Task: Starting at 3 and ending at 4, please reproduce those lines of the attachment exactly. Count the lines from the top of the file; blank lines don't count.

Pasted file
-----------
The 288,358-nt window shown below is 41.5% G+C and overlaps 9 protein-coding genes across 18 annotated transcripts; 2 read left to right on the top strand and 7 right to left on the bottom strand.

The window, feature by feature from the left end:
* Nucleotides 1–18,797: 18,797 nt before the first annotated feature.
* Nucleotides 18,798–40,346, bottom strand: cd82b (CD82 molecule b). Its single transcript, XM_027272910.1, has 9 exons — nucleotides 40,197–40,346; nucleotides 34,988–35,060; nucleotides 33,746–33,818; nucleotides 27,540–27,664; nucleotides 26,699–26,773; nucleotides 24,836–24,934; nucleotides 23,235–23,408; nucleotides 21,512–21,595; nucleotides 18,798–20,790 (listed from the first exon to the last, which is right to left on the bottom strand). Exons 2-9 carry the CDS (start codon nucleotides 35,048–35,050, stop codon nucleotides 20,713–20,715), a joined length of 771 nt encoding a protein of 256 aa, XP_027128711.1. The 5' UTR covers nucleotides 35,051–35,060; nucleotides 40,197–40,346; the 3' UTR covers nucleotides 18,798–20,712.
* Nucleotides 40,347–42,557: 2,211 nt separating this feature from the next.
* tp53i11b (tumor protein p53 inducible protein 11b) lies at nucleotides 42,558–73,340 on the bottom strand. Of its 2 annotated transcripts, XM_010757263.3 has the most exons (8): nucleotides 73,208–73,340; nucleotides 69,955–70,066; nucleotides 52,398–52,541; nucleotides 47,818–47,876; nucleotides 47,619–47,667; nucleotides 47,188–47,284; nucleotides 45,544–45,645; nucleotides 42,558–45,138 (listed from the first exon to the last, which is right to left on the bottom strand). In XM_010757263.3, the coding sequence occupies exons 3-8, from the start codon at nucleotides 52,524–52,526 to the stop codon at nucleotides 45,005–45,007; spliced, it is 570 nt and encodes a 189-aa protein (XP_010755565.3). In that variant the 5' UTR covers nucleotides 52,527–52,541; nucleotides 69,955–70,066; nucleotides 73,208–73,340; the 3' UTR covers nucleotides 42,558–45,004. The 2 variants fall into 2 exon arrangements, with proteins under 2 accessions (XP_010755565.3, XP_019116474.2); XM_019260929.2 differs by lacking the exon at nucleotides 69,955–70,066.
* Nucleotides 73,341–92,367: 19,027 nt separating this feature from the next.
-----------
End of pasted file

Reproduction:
* Nucleotides 1–18,797: 18,797 nt before the first annotated feature.
* Nucleotides 18,798–40,346, bottom strand: cd82b (CD82 molecule b). Its single transcript, XM_027272910.1, has 9 exons — nucleotides 40,197–40,346; nucleotides 34,988–35,060; nucleotides 33,746–33,818; nucleotides 27,540–27,664; nucleotides 26,699–26,773; nucleotides 24,836–24,934; nucleotides 23,235–23,408; nucleotides 21,512–21,595; nucleotides 18,798–20,790 (listed from the first exon to the last, which is right to left on the bottom strand). Exons 2-9 carry the CDS (start codon nucleotides 35,048–35,050, stop codon nucleotides 20,713–20,715), a joined length of 771 nt encoding a protein of 256 aa, XP_027128711.1. The 5' UTR covers nucleotides 35,051–35,060; nucleotides 40,197–40,346; the 3' UTR covers nucleotides 18,798–20,712.